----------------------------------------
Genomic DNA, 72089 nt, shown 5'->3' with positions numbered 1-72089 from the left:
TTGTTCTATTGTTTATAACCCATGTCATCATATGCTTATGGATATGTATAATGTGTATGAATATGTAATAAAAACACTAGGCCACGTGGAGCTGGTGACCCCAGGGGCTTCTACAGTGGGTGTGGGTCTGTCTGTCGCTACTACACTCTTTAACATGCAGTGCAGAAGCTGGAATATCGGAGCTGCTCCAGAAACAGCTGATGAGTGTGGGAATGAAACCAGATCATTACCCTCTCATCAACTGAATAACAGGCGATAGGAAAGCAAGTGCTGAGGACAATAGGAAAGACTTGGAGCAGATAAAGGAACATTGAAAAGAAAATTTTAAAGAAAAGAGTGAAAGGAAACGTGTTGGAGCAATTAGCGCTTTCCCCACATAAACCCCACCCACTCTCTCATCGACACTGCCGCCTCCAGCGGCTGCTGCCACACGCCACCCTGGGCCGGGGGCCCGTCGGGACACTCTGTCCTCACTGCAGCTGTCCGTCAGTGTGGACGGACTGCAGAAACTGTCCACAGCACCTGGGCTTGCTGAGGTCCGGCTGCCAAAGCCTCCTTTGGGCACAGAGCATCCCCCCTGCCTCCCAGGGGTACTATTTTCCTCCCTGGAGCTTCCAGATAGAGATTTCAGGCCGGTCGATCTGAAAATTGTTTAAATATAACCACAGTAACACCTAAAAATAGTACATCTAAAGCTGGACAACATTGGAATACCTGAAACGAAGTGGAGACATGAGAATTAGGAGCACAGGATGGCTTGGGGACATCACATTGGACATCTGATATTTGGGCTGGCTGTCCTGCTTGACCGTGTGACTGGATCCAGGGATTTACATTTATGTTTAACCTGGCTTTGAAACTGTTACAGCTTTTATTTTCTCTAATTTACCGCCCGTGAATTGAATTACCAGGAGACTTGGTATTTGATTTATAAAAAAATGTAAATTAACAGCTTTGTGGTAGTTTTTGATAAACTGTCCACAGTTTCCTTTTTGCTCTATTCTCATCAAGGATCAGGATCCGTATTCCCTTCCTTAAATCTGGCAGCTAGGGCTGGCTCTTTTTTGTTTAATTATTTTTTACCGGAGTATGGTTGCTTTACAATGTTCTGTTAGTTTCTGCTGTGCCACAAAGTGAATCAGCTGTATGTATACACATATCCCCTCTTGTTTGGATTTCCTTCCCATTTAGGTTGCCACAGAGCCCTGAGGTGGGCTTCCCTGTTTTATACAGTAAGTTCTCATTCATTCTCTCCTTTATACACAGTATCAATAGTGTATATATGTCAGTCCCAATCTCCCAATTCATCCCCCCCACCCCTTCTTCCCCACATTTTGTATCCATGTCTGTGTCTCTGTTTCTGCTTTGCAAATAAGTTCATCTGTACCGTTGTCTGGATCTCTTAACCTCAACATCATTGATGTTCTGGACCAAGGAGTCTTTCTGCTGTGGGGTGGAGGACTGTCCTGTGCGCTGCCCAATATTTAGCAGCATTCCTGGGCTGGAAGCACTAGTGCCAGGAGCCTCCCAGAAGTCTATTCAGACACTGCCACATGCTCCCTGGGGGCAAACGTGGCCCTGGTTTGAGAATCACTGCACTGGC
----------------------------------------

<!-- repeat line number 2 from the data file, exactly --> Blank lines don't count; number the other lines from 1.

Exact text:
TTGTTCTATTGTTTATAACCCATGTCATCATATGCTTATGGATATGTATAATGTGTATGAATATGTAATAAAAACACTAGGCCACGTGGAGCTGGTGACCCCAGGGGCTTCTACAGTGGGTGTGGGTCTGTCTGTCGCTACTACACTCTTTAACATGCAGTGCAGAAGCTGGAATATCGGAGCTGCTCCAGAAACAGCTGATGAGTGTGGGAATGAAACCAGATCATTACCCTCTCATCAACTGAATAACAGGCGATAGGAAAGCAAGTGCTGAGGACAATAGGAAAGACTTGGAGCAGATAAAGGAACATTGAAAAGAAAATTTTAAAGAAAAGAGTGAAAGGAAACGTGTTGGAGCAATTAGCGCTTTCCCCACATAAACCCCACCCACTCTCTCATCGACACTGCCGCCTCCAGCGGCTGCTGCCACACGCCACCCTGGGCCGGGGGCCCGTCGGGACACTCTGTCCTCACTGCAGCTGTCCGTCAGTGTGGACGGACTGCAGAAACTGTCCACAGCACCTGGGCTTGCTGAGGTCCGGCTGCCAAAGCCTCCTTTGGGCACAGAGCATCCCCCCTGCCTCCCAGGGGTACTATTTTCCTCCCTGGAGCTTCCAGATAGAGATTTCAGGCCGGTCGATCTGAAAATTGTTTAAATATAACCACAGTAACACCTAAAAATAGTACATCTAAAGCTGGACAACATTGGAATACCTGAAACGAAGTGGAGACATGAGAATTAGGAGCACAGGATGGCTTGGGGACATCACATTGGACATCTGATATTTGGGCTGGCTGTCCTGCTTGACCGTGTGACTGGATCCAGGGATTTACATTTATGTTTAACCTGGCTTTGAAACTGTTACAGCTTTTATTTTCTCTAATTTACCGCCCGTGAATTGAATTACCAGGAGACTTGGTATTTGATTTATAAAAAAATGTAAATTAACAGCTTTGTGGTAGTTTTTGATAAACTGTCCACAGTTTCCTTTTTGCTCTATTCTCATCAAGGATCAGGATCCGTATTCCCTTCCTTAAATCTGGCAGCTAGGGCTGGCTCTTTTTTGTTTAATTATTTTTTACCGGAGTATGGTTGCTTTACAATGTTCTGTTAGTTTCTGCTGTGCCACAAAGTGAATCAGCTGTATGTATACACATATCCCCTCTTGTTTGGATTTCCTTCCCATTTAGGTTGCCACAGAGCCCTGAGGTGGGCTTCCCTGTTTTATACAGTAAGTTCTCATTCATTCTCTCCTTTATACACAGTATCAATAGTGTATATATGTCAGTCCCAATCTCCCAATTCATCCCCCCCACCCCTTCTTCCCCACATTTTGTATCCATGTCTGTGTCTCTGTTTCTGCTTTGCAAATAAGTTCATCTGTACCGTTGTCTGGATCTCTTAACCTCAACATCATTGATGTTCTGGACCAAGGAGTCTTTCTGCTGTGGGGTGGAGGACTGTCCTGTGCGCTGCCCAATATTTAGCAGCATTCCTGGGCTGGAAGCACTAGTGCCAGGAGCCTCCCAGAAGTCTATTCAGACACTGCCACATGCTCCCTGGGGGCAAACGTGGCCCTGGTTTGAGAATCACTGCACTGGC